Where are you starting from? What is your personal brand?
Your personal brand is the value you bring to your stakeholders. That value can be in terms of
- knowledge which can be functional/specialist or general or a combination of the two,
- skill/competence – the ability to do particular things, handle particular situations or execute particular processes,
- reliability – you deliver what you promise and you make it happen,
- network – your connections and their value in producing potential solutions or in making things happen.
Stakeholders are all the people who are impacted by or have an impact on your role and contribution. Some stakeholders are more important than others. Senior Managers are important as they usually control your access to resources and potentially information.
So what are you doing to be conscious of the added value you bring and taking conscious steps to make sure you are in practice demonstrating the added value that you want to bring to your role and your organisation?
What are the core elements you expect your key stakeholders to get from having a working relationship with you? These you should define. What are the five or six critical things you bring? Then consider for the senior leaders whose commitment and support you need, what is missing in what you are currently bringing or what do you need to develop or display more strongly?
What are the preferences and expectations of the senior leaders you need to influence?
Business leaders have limited time and normally a very wide range of demands being made on them. Make life easy for them. Take their time only with important issues that have a significant impact on the total business of the organisation not just your particular area of responsibility. They will expect that you have done your homework and thought about the impact of your proposals on the total organisation including the downsides not just the benefits. Preparation with clear analysis and well thought through arguments are important.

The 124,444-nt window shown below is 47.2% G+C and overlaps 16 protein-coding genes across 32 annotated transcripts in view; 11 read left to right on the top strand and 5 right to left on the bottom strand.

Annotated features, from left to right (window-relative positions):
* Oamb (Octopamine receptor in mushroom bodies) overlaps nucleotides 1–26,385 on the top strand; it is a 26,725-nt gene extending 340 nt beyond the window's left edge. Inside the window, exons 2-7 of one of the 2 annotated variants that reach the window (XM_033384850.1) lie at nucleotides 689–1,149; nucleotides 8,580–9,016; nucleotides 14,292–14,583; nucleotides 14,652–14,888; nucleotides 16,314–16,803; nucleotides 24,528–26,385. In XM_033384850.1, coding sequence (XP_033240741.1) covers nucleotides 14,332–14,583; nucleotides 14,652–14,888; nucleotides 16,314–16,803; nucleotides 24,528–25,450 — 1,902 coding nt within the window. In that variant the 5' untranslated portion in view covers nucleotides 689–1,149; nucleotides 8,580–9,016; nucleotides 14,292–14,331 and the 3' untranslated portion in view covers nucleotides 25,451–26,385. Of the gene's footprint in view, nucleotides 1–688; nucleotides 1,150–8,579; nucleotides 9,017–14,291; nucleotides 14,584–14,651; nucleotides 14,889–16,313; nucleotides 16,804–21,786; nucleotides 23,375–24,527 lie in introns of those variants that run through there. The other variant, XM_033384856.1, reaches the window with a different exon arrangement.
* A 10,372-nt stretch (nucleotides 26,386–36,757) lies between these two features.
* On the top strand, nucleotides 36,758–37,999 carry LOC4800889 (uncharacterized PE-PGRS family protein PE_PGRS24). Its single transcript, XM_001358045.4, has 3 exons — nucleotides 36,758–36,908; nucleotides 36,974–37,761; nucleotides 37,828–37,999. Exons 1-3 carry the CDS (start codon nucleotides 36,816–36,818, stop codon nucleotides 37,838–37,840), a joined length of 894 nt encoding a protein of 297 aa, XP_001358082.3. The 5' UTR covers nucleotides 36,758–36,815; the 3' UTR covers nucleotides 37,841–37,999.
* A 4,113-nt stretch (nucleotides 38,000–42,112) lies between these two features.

The US thought leader on leadership, Marshall Goldsmith, has recorded some very good guidance for influencing upwards in his article in Business Week in January 2007 drawn from his 2004 book – “Effective salespeople relate to the needs of the buyers. They don't expect buyers to relate to their needs. In the same way, effective "upward influencers" relate to the larger needs of the organization, not just to the needs of their unit or team.” (Source: Businessweek)
In preparing your case and strategy have you thoroughly thought through what may not happen if your ideas and proposals gain the investment? What conflicting proposals or competing ideas for resources are there in the business? This will help you both to prepare your case but also to be able to objectively review if now is the right time for your ideas/proposals.
A second element to keep in mind is what are the personality preferences of the key senior leaders you need to influence? This is where having a good familiarity with a psychometric instrument or model is valuable. By being able to identify the preferences of the key stakeholders to be influenced you can gain some valuable insights on how best to approach and communicate with them on the issues you want to discuss. If they have a preference for big picture thinking and limited but focused facts then don’t plan a detailed factual presentation with lots of information. If on the other hand they have a preference for lots of supporting factual detail then make sure you have included sufficient detail to make your proposals credible for them.
If sharpening up your persuasion and influencing skills is important for you then have a look through our upcoming program on Persuasion Skills for Effective Cross Organisational Working.